nfpa > NF Road Anti-paving Home > Oliver Meister Letter
Too much of the earth is paved already
To the editor,
The North Fork of the Flathead is one of these special places in the world -- for its wildlife and rugged mountain peaks, its wild and scenic river, its people, and many more reasons we have for our own. There sure wouldn't be such a heated discussion over the "paving issue" if it were not so.
Too much of the earth is paved already. Life in the fast lane with all the conveniences of modern civilization -- is that all we really want? Or shouldn't we start to preserve those tiny bits of pristine wilderness that still are left for our children and their children so they will know someday what this is all about?
I grew up in Southern Germany with my great grandpa's stories of a life close to the "land" and a simple, hard but good life he called it. He showed me the Black Forest and the then still "wild" places -- not wilderness, but places where you could find solitude and pristine nature.
There are no places left here in Germany these days that can give a man the perspective on the world and his life. I took a drive through the Black forest only a few weeks ago, prime blacktop nowadays. The roads were full with bikers and Sunday tourists. It was bumper-to-bumper traffic in a recreational area that in these days is better known for acid rain than for its beautiful forests and high meadows. Fireweed was in bloom and it reminded me somewhat of Montana, only the pines and spruces are a lot smaller and the higher ones were getting brown at the top from air pollution blown in from who knows where. My route skirted "Mummelsee", a small, quiet lake in the higher elevations surrounded by gigantic spruce. Well, that's how I remembered it. What I found was a traffic jam starting a mile before the lake, busses unloading hordes of camera-armed folks, sausage stands and ice cream carts. Just the right place to enjoy a little nature? No, but the right place to spend all your money!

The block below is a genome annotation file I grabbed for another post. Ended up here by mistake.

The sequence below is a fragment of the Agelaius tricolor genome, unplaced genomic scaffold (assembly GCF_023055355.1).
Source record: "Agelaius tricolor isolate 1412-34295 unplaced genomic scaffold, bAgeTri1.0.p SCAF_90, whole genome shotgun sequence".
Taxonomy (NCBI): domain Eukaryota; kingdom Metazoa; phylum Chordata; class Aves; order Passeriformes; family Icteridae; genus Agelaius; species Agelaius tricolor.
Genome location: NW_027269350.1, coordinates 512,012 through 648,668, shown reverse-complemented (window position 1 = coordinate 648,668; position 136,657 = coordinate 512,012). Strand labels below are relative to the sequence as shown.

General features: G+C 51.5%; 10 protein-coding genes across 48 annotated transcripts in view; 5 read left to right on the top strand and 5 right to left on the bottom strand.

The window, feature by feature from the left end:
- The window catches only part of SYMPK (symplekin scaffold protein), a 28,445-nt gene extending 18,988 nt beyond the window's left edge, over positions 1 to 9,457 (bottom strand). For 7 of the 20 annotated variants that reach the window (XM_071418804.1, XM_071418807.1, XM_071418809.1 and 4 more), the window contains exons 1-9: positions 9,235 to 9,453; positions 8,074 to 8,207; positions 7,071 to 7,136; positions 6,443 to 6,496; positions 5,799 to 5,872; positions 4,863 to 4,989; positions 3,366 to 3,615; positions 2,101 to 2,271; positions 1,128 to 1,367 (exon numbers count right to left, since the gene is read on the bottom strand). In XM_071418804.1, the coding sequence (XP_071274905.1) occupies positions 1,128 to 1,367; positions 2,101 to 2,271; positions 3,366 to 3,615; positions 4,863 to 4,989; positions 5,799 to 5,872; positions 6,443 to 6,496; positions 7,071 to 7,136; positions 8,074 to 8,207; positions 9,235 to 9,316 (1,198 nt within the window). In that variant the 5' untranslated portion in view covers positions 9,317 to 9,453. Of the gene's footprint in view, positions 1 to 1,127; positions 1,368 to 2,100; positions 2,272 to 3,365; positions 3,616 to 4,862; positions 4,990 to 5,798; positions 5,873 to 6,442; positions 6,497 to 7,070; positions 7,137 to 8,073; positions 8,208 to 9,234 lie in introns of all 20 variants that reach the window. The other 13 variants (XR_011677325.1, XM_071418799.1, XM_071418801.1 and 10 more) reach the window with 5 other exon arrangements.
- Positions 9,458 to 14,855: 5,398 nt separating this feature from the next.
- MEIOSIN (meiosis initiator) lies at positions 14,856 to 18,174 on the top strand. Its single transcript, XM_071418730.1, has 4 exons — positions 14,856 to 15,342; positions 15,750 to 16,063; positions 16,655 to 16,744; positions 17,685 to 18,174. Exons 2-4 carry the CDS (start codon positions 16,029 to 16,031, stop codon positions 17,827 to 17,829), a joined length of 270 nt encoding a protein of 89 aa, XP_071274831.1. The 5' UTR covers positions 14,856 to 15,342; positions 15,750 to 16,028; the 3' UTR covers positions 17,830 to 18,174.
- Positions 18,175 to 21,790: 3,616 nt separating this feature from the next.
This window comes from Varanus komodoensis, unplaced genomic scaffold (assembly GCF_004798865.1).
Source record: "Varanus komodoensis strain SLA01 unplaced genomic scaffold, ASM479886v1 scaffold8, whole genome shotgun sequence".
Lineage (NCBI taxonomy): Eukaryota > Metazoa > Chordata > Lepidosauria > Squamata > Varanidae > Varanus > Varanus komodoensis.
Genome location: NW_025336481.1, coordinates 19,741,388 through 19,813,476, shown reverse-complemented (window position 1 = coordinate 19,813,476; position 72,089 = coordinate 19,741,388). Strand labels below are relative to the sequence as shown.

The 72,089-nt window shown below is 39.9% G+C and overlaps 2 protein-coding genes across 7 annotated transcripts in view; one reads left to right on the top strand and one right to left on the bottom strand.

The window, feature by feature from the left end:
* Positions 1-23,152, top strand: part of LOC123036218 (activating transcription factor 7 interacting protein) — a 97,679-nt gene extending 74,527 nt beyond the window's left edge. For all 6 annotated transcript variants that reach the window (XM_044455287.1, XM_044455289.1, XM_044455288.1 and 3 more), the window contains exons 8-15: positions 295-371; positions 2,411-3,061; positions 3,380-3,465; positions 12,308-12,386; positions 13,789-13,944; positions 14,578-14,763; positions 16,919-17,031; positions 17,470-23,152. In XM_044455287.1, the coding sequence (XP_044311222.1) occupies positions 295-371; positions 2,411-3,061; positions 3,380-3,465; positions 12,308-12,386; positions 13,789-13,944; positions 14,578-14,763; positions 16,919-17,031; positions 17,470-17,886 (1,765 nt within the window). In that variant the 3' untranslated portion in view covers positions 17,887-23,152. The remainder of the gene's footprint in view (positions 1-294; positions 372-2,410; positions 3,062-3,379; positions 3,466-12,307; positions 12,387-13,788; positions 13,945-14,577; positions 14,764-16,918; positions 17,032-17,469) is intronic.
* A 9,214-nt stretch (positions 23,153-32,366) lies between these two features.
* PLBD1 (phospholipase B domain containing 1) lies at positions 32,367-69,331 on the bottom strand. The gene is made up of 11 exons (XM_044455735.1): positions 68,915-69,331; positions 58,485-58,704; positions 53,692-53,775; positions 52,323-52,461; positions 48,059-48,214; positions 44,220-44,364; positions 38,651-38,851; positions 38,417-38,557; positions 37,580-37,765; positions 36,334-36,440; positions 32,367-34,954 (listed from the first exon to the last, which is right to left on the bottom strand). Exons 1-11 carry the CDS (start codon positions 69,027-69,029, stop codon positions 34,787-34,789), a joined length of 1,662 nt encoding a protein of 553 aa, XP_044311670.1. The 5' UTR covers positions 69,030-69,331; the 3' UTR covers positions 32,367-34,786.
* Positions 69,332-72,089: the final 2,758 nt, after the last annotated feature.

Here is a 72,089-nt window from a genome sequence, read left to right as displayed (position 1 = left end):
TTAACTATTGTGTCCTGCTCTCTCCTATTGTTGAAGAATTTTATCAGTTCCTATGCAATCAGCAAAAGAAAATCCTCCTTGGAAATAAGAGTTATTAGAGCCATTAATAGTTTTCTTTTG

And that's what this is all about: $$$! One thing leads to the next, that's the nature of things, and that's why I'm against paving. This is not just a local matter; this is of global importance. Grizzlies, wolves, mountain lions, mountain goats and eagles I only knew from zoos and I don't want just another drive-through zoo! Mining, logging, paving -- this all might promise income in the short run, but wildlife can provide income in the future. Tourists will always come to get a chance to see one of these critters in the wild, especially European tourists. I run a tourism business here in Germany and many people come back from Yellowstone crying: "Never again!" Once it was the ultimate destination for every visitor to the US. Tourism is still one of the biggest growing industries in the world but you have to be very careful which step you take and which way you go. And blacktop is not it!
Oliver A. Meister
Last update: 12 October 1999